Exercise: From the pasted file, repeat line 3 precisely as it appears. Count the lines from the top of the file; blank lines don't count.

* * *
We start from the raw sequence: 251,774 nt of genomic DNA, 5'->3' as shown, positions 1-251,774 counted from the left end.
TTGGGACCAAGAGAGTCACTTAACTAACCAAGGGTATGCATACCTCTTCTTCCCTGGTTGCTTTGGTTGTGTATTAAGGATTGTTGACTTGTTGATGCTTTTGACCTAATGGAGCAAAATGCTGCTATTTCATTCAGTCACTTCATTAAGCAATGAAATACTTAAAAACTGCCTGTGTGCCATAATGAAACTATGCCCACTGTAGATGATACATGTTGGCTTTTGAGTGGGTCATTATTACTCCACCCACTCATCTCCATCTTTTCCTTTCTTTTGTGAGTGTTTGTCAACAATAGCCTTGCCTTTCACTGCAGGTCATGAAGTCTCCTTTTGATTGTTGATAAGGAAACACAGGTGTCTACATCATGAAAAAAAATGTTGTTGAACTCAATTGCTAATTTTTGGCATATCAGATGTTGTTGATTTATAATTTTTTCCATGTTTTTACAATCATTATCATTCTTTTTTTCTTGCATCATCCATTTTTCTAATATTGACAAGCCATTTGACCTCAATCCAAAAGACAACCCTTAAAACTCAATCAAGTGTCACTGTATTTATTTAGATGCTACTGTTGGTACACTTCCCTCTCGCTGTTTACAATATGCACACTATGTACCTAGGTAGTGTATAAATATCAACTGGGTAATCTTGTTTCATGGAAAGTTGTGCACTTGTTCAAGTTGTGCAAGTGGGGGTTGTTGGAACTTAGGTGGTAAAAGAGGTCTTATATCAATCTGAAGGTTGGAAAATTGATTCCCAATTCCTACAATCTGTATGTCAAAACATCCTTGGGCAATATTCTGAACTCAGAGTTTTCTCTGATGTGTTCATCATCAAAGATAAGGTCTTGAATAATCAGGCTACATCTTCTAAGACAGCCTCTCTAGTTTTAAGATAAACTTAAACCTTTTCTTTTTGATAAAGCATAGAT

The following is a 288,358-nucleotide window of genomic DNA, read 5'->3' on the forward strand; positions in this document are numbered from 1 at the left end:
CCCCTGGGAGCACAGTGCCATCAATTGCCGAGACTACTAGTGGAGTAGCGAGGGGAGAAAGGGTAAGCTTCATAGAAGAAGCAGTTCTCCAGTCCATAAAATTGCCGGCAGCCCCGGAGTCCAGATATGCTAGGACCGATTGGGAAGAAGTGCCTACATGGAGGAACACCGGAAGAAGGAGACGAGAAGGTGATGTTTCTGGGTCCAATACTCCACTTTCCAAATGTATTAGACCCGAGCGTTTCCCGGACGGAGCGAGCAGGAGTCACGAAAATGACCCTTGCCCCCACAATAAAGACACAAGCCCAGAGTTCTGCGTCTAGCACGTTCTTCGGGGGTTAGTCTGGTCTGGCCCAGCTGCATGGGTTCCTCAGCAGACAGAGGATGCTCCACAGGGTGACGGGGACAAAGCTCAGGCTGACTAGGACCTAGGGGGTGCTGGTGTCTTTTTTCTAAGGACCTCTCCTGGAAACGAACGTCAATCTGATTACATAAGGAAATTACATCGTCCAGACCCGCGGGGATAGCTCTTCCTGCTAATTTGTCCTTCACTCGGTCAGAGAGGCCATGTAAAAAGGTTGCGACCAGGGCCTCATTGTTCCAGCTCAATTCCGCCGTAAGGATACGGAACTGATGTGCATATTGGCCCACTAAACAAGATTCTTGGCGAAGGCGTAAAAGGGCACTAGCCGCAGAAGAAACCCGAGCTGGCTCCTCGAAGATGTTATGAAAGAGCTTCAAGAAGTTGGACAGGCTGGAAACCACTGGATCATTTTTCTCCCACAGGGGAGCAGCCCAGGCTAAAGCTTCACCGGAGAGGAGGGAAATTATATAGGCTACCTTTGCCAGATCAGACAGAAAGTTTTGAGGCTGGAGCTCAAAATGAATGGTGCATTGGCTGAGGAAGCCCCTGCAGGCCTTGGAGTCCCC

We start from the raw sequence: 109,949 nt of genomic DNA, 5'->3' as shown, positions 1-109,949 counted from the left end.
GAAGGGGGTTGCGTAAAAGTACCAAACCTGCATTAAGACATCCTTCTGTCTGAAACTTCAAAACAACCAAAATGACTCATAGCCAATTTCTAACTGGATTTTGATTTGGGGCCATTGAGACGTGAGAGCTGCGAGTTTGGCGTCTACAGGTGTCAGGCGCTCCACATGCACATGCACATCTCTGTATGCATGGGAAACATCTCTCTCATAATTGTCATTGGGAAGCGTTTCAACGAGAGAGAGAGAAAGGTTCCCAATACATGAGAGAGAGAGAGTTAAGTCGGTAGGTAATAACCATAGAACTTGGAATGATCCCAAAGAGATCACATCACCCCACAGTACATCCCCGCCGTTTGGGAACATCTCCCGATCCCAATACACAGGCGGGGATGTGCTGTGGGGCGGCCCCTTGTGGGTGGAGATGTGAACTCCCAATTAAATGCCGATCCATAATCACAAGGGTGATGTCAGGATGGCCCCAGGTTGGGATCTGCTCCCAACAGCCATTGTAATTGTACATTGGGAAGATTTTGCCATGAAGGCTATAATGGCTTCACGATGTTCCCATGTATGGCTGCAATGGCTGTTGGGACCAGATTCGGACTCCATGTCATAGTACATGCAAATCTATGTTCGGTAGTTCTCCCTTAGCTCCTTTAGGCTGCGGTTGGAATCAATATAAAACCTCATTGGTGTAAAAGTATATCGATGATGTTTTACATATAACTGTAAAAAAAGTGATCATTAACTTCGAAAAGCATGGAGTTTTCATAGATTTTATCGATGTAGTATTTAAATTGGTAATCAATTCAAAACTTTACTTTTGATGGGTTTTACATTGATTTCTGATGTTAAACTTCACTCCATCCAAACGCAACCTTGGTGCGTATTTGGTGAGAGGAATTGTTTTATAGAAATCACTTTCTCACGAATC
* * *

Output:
The following is a 288,358-nucleotide window of genomic DNA, read 5'->3' on the forward strand; positions in this document are numbered from 1 at the left end: